Exploring and Experiencing: My Name Is Sangoel

by Prisca Martens, Towson University

This month we’ve been looking closely at how the art and written text in picturebooks work together to convey meaning and exploring how to help children experience the full richness in picturebooks by reading both. This week we’ll examine how Jenna Loomis read My Name Is Sangoel, written by Karen Lynn Williams (2009) and Khandra Mohammed and illustrated by Catherine Stock, with her first graders.

In the story, Sangoel, his mother, and sister move from their home in Sudan to the United States after the war leaves them as refugees and their father/husband dies fighting. Sangoel treasures his Dinka name, which his father and grandfather held before him, and is bothered when no one in his new community can pronounce it. Sangoel thinks of a clever solution which helps others know his name and makes him begin to feel at home in the United States. Catherine Stock’s mixed-media illustrations bring watercolor, photographs, and collage into a meaningful whole just as Sangoel’s life of mixed cultural experiences becomes a meaningful whole and he comes to know and appreciate who he is.

Jenna knew her first graders had little background on Sudan and refugees so before reading the book, she searched the Baltimore County Schools database and found a digital book to examine with them. As Jenna read and they looked at the photographs together, the children talked about what they noticed about the people, where they lived, etc. Jenna also explained that not everyone in Sudan is a refugee. When Jenna started to read the book the children noticed the sand/desert and clothing, similar to what they saw in the digital book, and that the houses in the book were different than the houses they live in. Jenna asked them to “read like an illustrator” as she continued the book to see what Stock did in her art to help them understand the story.

After reading the story, the children sat in circle to have a “genuine conversation”. In response to the story, Jessica thought “you have to be brave to move to another country”, Mark said it’s important that you “don’t forget who you are”, and Cory commented about listening carefully to how someone’s name sounds and not to make fun of them. When Jenna asked what they noticed as they read like illustrators, the children’s comments included, “She worked with newspapers,” “She made a collage,” “She filled the whole page with color,” “She used dark outlines,” and “She used dark colors in Africa and lighter colors in the American illustrations.” They thought Stock did those things because it was more creative to use newspaper and because she liked the designs on the papers she cut for clothing. Jenna made a “How Catherine Stock Worked to Illustrate” anchor chart that included the children’s comments.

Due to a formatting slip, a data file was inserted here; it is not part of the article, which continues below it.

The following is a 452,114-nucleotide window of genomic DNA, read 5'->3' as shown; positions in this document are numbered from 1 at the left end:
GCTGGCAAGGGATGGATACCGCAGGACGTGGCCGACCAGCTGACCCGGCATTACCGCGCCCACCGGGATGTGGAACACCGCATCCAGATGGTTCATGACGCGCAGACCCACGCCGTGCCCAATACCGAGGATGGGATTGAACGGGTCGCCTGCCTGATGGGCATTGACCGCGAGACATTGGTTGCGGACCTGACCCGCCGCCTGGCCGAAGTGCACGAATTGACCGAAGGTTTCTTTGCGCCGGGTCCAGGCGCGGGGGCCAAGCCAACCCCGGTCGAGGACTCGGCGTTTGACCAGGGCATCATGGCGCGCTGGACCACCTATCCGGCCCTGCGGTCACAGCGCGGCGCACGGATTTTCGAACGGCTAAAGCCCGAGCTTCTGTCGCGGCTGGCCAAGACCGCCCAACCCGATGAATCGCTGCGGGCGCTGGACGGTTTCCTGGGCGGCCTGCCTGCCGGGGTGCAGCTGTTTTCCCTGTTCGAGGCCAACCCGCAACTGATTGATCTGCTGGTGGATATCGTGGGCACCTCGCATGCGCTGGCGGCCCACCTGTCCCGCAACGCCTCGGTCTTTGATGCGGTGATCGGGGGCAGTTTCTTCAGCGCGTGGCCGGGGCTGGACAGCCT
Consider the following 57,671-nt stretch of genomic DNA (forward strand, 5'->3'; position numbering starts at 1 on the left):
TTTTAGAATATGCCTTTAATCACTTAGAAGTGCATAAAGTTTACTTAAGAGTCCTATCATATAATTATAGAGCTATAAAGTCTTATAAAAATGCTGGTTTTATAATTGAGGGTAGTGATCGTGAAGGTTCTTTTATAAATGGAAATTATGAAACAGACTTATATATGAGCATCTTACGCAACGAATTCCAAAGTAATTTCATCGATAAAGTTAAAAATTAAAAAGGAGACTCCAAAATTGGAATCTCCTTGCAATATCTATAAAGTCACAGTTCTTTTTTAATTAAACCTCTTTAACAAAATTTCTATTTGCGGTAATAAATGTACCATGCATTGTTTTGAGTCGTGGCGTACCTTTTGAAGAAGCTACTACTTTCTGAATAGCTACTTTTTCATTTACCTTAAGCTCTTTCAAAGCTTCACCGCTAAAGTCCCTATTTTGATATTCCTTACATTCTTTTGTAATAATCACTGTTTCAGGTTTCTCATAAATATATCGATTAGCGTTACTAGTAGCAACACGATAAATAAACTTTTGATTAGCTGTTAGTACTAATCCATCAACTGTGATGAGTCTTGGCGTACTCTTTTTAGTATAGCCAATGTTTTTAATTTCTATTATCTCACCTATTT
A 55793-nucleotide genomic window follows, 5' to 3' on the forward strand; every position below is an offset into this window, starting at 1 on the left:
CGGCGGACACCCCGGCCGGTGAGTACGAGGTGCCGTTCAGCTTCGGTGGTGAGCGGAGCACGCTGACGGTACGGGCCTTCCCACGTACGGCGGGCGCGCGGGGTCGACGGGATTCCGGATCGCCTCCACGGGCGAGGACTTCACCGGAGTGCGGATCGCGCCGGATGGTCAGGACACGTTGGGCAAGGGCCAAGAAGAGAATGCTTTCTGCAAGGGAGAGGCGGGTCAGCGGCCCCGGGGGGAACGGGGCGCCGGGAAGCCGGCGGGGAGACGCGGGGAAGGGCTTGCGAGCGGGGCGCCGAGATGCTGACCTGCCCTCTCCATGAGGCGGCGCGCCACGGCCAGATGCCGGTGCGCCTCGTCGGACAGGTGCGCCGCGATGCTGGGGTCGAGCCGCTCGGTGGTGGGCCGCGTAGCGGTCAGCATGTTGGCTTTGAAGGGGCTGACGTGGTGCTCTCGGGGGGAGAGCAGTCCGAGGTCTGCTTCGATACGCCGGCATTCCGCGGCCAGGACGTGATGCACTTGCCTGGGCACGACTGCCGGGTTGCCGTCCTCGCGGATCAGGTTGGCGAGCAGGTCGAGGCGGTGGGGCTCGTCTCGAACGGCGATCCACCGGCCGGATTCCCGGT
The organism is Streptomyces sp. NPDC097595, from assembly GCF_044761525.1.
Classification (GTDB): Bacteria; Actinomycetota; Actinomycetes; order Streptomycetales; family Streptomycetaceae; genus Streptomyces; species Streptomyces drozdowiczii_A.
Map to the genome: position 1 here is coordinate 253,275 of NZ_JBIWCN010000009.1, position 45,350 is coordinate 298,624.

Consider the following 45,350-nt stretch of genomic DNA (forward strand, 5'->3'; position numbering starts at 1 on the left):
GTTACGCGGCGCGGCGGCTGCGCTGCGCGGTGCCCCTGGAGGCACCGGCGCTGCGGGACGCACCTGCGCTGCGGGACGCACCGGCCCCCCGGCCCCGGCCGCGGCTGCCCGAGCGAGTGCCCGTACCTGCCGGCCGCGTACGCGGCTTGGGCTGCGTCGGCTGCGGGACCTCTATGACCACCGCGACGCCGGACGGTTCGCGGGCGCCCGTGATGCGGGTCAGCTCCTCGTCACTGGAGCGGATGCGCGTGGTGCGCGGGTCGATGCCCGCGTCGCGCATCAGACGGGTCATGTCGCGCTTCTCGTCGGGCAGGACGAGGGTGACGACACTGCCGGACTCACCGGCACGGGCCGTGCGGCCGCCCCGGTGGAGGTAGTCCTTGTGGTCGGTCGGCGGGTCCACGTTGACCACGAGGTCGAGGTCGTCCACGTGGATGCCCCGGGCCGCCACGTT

To help the children explore who they are using art similar to Stock’s art, Jenna incorporated several aspects of the children’s identity into a mixed media project. Earlier in the year she had photographed each child and collected background on the children’s names from the parents. These were part of the children’s art. In addition, as part of their homework, the children cut pictures of things they liked or are important to them from magazines. Using the pictures, crayons/colored pencils, and information on their names, the children created art that showed something important and special about them.


In her art, Anika included her favorite foods, an American Girl doll and ballet doll because those are special to her, and a Christmas tree because “I wanted it to be Christmas Eve”. Anika showed her excitement by raising her arm and placing triangles over her head, similar to how Mo Willems shows excitement in his art. Her name information states, “My name is Anika. My name is special because it is easy to pronounce in both Spanish and English. My mother had two friends growing up whose names were Anika.”


Shai likes the jungle and drew himself there surrounded by animals. Only part of a branch shows on the left “because the rest is off the page.” For his name, the information reads, “My name is Shai. Shai means gift. My name is special because I am named after my great-grandfather, Samuel. My name is a special Hebrew name.”

Experiences like Jenna provided her students in reading and responding to My Name is Sangoel immerse children in the richness of picturebooks. I hope that sharing Jenna’s, Laura’s, and Michelle’s experiences has provided ideas for supporting children in reading the art and written texts in picturebooks.


Williams, K.L., & Mohammed, K. (2009). My Name Is Sangoel. Illus. C. Stock. Grand Rapids, MI: Eerdmans.

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